16 May, 2015 - Approximately 100,000 people, the vast majority of whom are women and children, have fled violent clashes in Burundi to neighbouring Great Lakes countries including Tanzania, Rwanda, and the Democratic Republic of Congo (DRC). The number of refugees is expected to rise, as the situation in Burundi remains volatile.
“Many of the children arriving at the borders are in poor health, are unaccompanied or have been separated from their families, said Leila Gharagozloo-Pakkala, Unicef Regional Director for Eastern and Southern Africa. “They are in urgent need of basic shelter, food, health and protection services.”
• In Tanzania more than 70,000 refugees have arrived, with most currently gathering at the Kagunga reception area where they are slowly being transported to the Nyarugusu camp by boat, then trucks.
• In Rwanda, the majority of the 26,000
Burundian refugees are being hosted at the Mahama camp.
• The DRC has seen an influx of more 9,000 refugees and most are being accommodated in host families, while a small number are in transit sites.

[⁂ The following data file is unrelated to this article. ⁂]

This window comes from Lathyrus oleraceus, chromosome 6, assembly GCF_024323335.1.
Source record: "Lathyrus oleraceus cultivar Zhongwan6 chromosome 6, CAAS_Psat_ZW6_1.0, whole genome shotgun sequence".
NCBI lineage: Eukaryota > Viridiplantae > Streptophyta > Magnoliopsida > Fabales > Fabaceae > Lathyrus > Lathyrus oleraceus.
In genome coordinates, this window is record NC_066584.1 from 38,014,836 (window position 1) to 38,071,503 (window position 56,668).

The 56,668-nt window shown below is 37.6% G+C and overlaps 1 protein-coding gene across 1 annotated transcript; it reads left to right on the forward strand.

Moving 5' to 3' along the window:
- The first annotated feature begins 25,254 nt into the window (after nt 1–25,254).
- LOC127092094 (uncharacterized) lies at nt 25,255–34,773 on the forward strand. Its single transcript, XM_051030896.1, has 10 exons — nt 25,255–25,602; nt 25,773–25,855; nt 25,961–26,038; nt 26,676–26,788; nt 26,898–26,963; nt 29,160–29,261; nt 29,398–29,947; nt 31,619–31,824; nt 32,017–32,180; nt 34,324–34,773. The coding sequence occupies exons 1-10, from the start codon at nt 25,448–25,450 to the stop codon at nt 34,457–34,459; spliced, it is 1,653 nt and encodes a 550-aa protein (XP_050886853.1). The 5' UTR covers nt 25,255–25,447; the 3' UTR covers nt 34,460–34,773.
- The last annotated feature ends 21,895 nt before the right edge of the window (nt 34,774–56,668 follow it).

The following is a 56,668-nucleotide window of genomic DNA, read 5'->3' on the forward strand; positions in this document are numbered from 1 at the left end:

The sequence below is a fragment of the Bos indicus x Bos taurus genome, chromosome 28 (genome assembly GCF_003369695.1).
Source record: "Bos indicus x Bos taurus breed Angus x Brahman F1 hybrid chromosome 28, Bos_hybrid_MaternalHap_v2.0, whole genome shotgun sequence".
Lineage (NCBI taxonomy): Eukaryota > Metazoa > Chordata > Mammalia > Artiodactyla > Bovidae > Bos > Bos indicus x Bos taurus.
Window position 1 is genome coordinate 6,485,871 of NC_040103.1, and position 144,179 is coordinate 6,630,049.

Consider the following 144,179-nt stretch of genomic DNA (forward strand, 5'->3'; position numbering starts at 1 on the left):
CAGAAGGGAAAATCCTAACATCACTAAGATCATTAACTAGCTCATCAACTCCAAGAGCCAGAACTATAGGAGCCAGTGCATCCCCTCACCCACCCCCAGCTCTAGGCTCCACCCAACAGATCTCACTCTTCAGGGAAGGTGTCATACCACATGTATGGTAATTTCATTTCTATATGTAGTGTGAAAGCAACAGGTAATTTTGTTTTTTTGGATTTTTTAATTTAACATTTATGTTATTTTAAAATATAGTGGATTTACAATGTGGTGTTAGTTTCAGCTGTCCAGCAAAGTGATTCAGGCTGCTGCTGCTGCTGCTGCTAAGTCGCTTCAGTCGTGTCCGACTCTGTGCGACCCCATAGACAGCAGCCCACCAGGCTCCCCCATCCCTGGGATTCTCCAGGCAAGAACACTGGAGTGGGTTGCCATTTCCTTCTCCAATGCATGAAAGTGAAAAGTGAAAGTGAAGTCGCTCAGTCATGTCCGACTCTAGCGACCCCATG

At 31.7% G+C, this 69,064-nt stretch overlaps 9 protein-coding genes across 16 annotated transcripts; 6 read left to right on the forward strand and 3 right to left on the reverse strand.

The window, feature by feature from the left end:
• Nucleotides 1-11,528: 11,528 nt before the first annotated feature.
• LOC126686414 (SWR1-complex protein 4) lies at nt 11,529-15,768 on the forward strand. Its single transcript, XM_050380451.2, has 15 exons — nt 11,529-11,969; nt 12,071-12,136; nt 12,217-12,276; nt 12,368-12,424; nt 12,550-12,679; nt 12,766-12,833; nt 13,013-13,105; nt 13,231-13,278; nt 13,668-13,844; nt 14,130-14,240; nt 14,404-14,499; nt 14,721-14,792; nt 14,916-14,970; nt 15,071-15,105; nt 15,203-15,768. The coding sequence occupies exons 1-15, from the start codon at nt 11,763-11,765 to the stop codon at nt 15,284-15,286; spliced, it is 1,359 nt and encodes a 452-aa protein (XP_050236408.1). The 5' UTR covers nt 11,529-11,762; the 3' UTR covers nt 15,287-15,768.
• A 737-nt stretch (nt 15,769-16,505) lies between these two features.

Refugees at transit sites in Tanzania and DRC are at particular risk of disease outbreaks, such as cholera, due to very poor sanitary and living conditions. Unicef is working to improve the sanitation in these areas, in addition to providing water purification kits and buckets to families.
Most of the children arriving require special protection services. Unicef and partners are registering and caring for unaccompanied and separated children.
In each of the affected countries, Unicef is on the ground working with partners to provide basic healthcare, nutrition, water, sanitation, child protection and education services. As more refugees arrive there is an urgent need to scale up life-saving services.
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